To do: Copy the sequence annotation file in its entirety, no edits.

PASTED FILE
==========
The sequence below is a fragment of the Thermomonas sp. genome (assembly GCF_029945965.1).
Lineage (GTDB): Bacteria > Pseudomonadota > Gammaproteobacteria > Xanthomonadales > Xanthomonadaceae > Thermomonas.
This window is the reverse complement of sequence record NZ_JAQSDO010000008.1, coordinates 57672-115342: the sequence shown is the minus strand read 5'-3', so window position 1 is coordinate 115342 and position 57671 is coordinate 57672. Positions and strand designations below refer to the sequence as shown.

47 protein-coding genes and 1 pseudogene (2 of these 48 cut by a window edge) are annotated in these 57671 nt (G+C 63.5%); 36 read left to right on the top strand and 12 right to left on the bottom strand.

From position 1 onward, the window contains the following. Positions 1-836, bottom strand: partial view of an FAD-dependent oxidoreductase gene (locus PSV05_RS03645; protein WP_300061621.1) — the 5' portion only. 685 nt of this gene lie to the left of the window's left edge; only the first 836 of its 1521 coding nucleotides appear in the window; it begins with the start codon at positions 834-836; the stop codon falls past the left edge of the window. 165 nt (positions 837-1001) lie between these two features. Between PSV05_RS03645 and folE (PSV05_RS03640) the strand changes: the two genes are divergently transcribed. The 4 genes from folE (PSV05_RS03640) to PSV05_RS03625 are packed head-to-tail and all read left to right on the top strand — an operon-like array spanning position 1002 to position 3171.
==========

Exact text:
The sequence below is a fragment of the Thermomonas sp. genome (assembly GCF_029945965.1).
Lineage (GTDB): Bacteria > Pseudomonadota > Gammaproteobacteria > Xanthomonadales > Xanthomonadaceae > Thermomonas.
This window is the reverse complement of sequence record NZ_JAQSDO010000008.1, coordinates 57672-115342: the sequence shown is the minus strand read 5'-3', so window position 1 is coordinate 115342 and position 57671 is coordinate 57672. Positions and strand designations below refer to the sequence as shown.

47 protein-coding genes and 1 pseudogene (2 of these 48 cut by a window edge) are annotated in these 57671 nt (G+C 63.5%); 36 read left to right on the top strand and 12 right to left on the bottom strand.

From position 1 onward, the window contains the following. Positions 1-836, bottom strand: partial view of an FAD-dependent oxidoreductase gene (locus PSV05_RS03645; protein WP_300061621.1) — the 5' portion only. 685 nt of this gene lie to the left of the window's left edge; only the first 836 of its 1521 coding nucleotides appear in the window; it begins with the start codon at positions 834-836; the stop codon falls past the left edge of the window. 165 nt (positions 837-1001) lie between these two features. Between PSV05_RS03645 and folE (PSV05_RS03640) the strand changes: the two genes are divergently transcribed. The 4 genes from folE (PSV05_RS03640) to PSV05_RS03625 are packed head-to-tail and all read left to right on the top strand — an operon-like array spanning position 1002 to position 3171.